If you're looking at the title of this post and thinking that it sounds a little off for this blog, you're right. Yaki soba is very definitely not anything my grandmother, or her mother, would have recognized. It is, however, my favorite dish from my favorite UK restaurant, Wagamama (which now has locations in Boston and Washington, DC--why nothing in New York I still don't understand!). Wagamama takes Japanese cuisine and puts its own spin on it. Since I have to travel pretty far to get my grubby mitts on the real thing, I have both Wagamama cookbooks, but I never had the nerve to try making yaki soba myself until two things happened:
1. I found beni shoga--also known as pickled red ginger--at my local Asian market.
2. I had a houseguest from China who loves to cook.
Yaki soba isn't Chinese, of course--it's very definitely Japanese--but I figured an Asian cook would take to it more naturally than I might. In the end, it was relatively simple and I probably should have been brave enough to give it a whirl on my own. It was more fun to do it this way, though.
Without further ado, I present the recipe from Wagamama: The Way of the Noodle (which has a recipe looks more accurate to my experience than the Wagamama cookbook does--the recipes are, for some reason, not the same, and I can say without hesitation that sushi ginger is not only NOT the same as beni shoga, but would be vastly inferior in this recipe). It's now out of print, from the look of things, probably superceded by the later cookbook.
200g cooked ramen noodles
For the topping:
1/2 onion, thinly sliced into half-moons
30g (or a handful) shredded carrots
100g beansprouts (the large ones--not alfalfa sprouts)
30g (or a handful) thinly sliced green pepper
50g shredded cooked chicken
6 cooked shrimps
For the seasoning:
1 dessertspoon light soy sauce (for those in the US, this is a soup spoon from your silverware set)
1/2 teaspoon salt
1 teaspoon mirin
a few drops of sesame oil
Put all the ingredients, except the egg, into a bowl with the seasoning and mix them with your hand. Then crack the egg into the bowl and mix it thoroughly.
Heat a couple tablespoons of vegetable oil in a wok or frying pan until the oil starts to smoke.
Put the mixed ingredients into the hot pan and fry until golden, turning occasionally with a wooden spoon.
Turn the cooked noodles onto a plate, garnish with pickled ginger, sesame seeds, and spring onions. Serves 1.
A few notes now that I have some experience with this recipe:
My Asian chef and I bought fresh noodles at the market that were labeled "Plain noodles." These turned out not to be what we wanted. She estimated, after I saw how stretchy and soft these noodles were when cooked (and how easily they stuck together, forming a giant clump) that we wanted lo mein noodles instead, since we couldn't find anything else that looked like fresh ramen at the market. The cookbook notes that, despite the name, this dish is not actually made with soba noodles, though I imagine they could be substituted without trouble. In any case, 200g is far too much. Our package of noodles was a little more than 400g and we fed three people with it quite easily.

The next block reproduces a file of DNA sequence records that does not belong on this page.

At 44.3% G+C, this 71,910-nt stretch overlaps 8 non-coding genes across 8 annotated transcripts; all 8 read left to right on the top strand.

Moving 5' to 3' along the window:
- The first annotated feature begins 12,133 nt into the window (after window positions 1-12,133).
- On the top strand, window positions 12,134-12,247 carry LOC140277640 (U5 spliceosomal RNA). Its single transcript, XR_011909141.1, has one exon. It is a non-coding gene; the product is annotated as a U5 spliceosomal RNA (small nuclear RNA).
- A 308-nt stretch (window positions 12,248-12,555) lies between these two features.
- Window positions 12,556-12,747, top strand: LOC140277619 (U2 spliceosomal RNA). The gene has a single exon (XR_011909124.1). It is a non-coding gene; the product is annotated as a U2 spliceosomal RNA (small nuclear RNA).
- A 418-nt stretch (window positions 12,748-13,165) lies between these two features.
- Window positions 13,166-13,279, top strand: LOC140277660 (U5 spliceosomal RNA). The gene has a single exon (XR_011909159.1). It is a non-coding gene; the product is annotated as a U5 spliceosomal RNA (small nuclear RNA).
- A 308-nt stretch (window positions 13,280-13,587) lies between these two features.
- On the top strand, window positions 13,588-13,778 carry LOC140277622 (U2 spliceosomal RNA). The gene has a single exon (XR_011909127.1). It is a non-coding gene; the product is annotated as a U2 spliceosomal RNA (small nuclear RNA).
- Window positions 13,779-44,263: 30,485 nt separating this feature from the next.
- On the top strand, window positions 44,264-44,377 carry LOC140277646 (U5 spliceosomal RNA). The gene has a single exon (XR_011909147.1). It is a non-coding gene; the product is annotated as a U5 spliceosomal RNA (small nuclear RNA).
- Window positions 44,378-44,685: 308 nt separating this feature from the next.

It's also important to note that this recipe supposedly serves one. After cooking it, we decided there was a reason for that--namely, that cooking all the "topping" ingredients is quite difficult even in a large wok like the one I have. It would have been much easier to do two batches rather than doubling the ingredients like we did. Still, it's safe to assume that the topping ingredients, in the quantities stated above, along with about 200g of noodles, can safely feed about 1.5. If you want to feed a larger group, you'll want to do the stir-frying in batches.
We decided that the egg would have been better cracked into the wok rather than mixed in with the rest of the ingredients. We got very tiny bits of egg that way, which we suspect isn't what should have happened. Of course, I think we also only used one egg, which probably didn't help.
We had no sesame oil, and it turned out just fine. We were unable to find mirin at the Asian market, but did come up with something called Aji-mirin, which we used instead. As far as I could tell, it made no difference. I also sliced the spring onions rather than chopping them.
And finally, just for the record, beni shoga is deep red ginger--almost a dark pink (you can see it in the photo up top, on the very top of the noodles)--and is the same size and shape as the shredded carrots. The first time I had it, I wondered what they'd done to the carrots to make them so wonderful. Now I know--they're not carrots at all. While my Chinese friend said she could happily have done without it, the rest of us agreed that it was critical to the dish and is really our favorite part.